Begin Again

Posted in Comedy, Drama, Music with tags on July 6, 2014 by Mark Hobin

Begin Again photo starrating-4stars.jpgBegin Again is a horrible name for a film. It’s generic and bland and forgettable. Everything that the actual drama is not. Let me be clear. I loved the film. Hated the title. Apparently test audiences didn’t agree. Back in the Fall of last year the picture was called Can a Song Save Your Life? Oh how much better and more interesting that quirky caption would’ve been had it stayed. This is a pure, effervescent slice of happiness that celebrates the beauty of music. The current moniker doesn’t do this inspired tale justice. For the life of me, I always struggle to remember what it’s called.

Begin Again is a distinctly New York saga. Keira Knightley is Greta, a young songstress still stinging from the breakup of the relationship with her “no-good ex-boyfriend” Dave Kohl, played by Adam Levine. Mark Ruffalo is Dan a once prosperous A&R executive whose career has hit the skids. Now disillusioned, he hasn’t had a success in years. Then one day their paths cross on open-mike night in some nondescript East Village club. Could the promising folk singer and the struggling A&R rep have the right chemistry to make it big? If this slice of life sounds thematically similar to the musical drama Once, that’s because Director John Carney was also responsible for that surprise indie hit in 2007. It’s been about that long since we’ve had such a sweet ode to musicians who write, compose and perform their own material. Most people will remember Once for the ballad “Falling Slowly” by Glen Hansard and Markéta Irglová. The singing-songwriting stars won the Academy Award for Best Original Song that year. Begin Again is highlighted by a delightful soundtrack as well.

The story works because of the authenticity of the performances. But this is a film that relies just as heavily on its soundtrack. Gregg Alexander, best known as the frontman of the New Radicals, co-wrote the music with Nick Lashley, Danielle Brisebois, and Nick Southwood. If there’s anything here that might break out, it would be the quietly soaring “Lost Stars”. Director John Carney does the impossible. He deftly extracts the talent to sing from Keira Knightley with the ability to act from Adam Levine. He minimizes their limitations and highlights their strengths. Knightly isn’t the greatest singer in the world but Carney wisely doesn’t have her push her voice beyond a pleasant lilt. She comes across like someone who idolizes Sara Bareilles. The script namechecks Nora Jones. Adam Levine plays a hungry singer who has recently been signed to a major record label – a moment he once occupied in real life before he achieved mega superstardom. He gets to sing several songs here stripped of the traditionally slick production of a Maroon 5 single. Marc Ruffalo’s appearance as Dan borders on crazy homeless guy. It’s supposed to highlight his downward spiral from success but he’s sheepishly charming by nature so Carney simply allows his personality to assert itself.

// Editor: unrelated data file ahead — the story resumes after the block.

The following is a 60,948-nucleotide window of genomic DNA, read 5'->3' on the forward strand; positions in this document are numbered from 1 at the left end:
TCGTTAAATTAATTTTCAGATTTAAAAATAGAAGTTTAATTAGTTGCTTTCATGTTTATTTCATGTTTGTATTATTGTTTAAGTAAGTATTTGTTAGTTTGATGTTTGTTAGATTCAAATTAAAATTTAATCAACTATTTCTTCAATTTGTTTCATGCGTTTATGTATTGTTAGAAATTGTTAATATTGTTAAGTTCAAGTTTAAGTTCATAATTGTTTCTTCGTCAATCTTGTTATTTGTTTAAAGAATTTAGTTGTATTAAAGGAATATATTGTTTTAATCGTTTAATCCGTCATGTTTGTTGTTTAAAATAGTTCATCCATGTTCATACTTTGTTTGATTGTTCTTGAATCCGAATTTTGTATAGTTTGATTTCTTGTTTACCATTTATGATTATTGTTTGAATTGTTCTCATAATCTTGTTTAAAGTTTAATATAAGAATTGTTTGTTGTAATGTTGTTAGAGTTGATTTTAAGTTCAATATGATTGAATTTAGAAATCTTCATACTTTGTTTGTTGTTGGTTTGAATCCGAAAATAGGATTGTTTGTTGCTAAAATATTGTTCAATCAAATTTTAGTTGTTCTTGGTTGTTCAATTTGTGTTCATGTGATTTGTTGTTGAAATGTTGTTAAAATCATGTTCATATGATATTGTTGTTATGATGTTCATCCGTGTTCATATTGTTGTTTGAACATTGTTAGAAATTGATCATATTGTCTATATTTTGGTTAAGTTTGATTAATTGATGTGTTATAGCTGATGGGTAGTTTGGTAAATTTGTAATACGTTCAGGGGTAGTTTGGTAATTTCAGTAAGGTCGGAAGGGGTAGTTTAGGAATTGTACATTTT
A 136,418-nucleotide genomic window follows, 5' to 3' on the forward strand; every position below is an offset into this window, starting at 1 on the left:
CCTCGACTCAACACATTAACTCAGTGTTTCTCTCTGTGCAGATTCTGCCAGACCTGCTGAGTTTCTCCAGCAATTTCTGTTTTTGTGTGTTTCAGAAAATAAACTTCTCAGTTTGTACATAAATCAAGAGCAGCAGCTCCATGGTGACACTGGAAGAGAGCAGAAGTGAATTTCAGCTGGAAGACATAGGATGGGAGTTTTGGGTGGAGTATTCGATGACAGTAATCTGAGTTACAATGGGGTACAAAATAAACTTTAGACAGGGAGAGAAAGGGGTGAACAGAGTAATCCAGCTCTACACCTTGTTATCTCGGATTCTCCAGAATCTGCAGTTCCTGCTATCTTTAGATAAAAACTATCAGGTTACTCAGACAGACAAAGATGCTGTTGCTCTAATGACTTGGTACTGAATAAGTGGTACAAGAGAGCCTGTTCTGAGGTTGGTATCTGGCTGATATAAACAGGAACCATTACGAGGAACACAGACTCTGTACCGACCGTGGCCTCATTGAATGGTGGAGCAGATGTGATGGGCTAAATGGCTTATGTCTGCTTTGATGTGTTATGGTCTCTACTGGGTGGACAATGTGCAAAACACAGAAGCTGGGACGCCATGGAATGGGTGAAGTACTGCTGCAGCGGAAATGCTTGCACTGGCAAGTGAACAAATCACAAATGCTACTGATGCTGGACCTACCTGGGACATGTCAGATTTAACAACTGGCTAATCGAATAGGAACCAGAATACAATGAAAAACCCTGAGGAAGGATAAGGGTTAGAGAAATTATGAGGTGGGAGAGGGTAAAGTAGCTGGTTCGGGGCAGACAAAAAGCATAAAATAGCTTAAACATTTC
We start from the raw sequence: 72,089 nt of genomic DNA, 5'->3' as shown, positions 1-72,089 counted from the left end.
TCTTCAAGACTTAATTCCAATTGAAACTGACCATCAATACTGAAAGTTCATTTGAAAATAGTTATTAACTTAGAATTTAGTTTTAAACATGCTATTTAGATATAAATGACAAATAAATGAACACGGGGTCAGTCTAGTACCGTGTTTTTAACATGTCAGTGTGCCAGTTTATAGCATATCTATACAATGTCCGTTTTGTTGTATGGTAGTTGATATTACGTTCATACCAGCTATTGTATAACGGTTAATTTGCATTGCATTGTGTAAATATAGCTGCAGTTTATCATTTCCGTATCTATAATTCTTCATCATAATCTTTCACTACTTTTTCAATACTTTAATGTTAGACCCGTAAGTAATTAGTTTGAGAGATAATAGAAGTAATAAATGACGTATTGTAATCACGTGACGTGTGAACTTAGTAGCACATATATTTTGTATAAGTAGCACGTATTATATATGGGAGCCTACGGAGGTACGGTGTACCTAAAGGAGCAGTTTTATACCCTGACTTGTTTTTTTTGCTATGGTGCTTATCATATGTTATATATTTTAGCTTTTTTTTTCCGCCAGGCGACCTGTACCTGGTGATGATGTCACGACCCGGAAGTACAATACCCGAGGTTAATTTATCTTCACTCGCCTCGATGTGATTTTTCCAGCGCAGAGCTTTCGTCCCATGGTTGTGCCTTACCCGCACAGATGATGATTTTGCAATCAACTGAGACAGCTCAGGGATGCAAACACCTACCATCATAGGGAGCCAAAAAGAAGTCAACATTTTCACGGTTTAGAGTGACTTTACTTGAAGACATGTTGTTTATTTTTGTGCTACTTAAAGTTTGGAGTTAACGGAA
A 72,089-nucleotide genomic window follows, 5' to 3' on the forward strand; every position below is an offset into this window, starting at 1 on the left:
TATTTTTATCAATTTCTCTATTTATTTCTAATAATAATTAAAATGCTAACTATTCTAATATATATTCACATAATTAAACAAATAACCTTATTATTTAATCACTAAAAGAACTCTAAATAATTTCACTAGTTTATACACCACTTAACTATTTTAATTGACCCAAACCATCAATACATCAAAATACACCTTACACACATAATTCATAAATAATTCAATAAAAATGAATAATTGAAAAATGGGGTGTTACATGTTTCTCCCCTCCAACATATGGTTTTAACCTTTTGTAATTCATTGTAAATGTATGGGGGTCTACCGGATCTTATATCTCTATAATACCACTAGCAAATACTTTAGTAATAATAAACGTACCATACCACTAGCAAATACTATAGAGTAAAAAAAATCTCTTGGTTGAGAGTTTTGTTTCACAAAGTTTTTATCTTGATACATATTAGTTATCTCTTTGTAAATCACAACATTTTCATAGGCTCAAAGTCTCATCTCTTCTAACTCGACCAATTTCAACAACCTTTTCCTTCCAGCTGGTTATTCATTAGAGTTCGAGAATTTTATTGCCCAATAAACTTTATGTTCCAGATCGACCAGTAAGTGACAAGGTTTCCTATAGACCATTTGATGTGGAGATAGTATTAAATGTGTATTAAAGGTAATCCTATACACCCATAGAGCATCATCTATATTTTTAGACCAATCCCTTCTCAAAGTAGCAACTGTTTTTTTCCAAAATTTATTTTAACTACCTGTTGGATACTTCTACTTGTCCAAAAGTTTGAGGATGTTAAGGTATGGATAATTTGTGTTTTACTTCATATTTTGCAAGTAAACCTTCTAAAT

Begin Again is a beautifully realized valentine to the visionary forces that create music. Director John Carney fashions a collection of snapshots that wonderfully detail the inspiration in producing an album. Dan and Greta first meet in a joyful scene. Dan watches Greta sing “A Step You can’t Take Back” accompanied by nothing more than her strumming guitar. But he imagines the little ditty with a full accompaniment behind her. Each instrument sonically realized before our very eyes as they start playing by themselves in the background one by one: strings, a piano, the drums behind her. Each addition technically only existing in his mind, but we the audience experience what he hears and the results are a window into how an A & R executive might envision the work of an artist.

Begin Again is filled will little vignettes that feel like authentic depictions of the music business. It’s a romantic comedy in which you’re never quite sure if the sparks you see happening between Greta and Dan will ever actually erupt in romance. That little guessing game makes the script a bit unconventional. It’s reminiscent of director John Carney’s previous showbiz drama Once. I loved that film so I’m happy to revisit its style. Along the way we’re treated to some beautiful musical numbers as Greta and Dan record an album at various locations throughout New York City. Now excuse me while I go buy the soundtrack.

07-02-14

The Rover

Posted in Crime, Drama, Science Fiction, Western with tags on June 25, 2014 by Mark Hobin

The Rover photo starrating-2stars.jpgIn post-apocalyptic Australia, a drifter (Guy Pearce) hunts down the three 3 thieves that stole his car. That’s it. That’s the whole plot. The Rover is set “ten years after the collapse.”  At least that’s what the title card tells us. It’s all the information we’re given in the sketchy history of an apparent global economic meltdown in the near future. The end credits inform us that our protagonist is Eric, though I don’t recall anyone ever uttering his name. Eric rarely speaks. Instead he effects his way through the story employing pseudo-macho grumbles and growls designed to intimidate all who stand in the way of the aforementioned car. Eric spends most of the 102 minutes tracking this criminal trio, played by Scoot McNairy, David Field and Tawanda Manyimo. We really don’t see much of them except for in the very beginning and at the very end. In time, Eric is joined in his dreary quest by the mentally challenged brother of McNairy’s character. Played by a mumbling Robert Pattinson, the Twilight star becomes sort of a sidekick. Pattinson is good. Sadly the movie is not.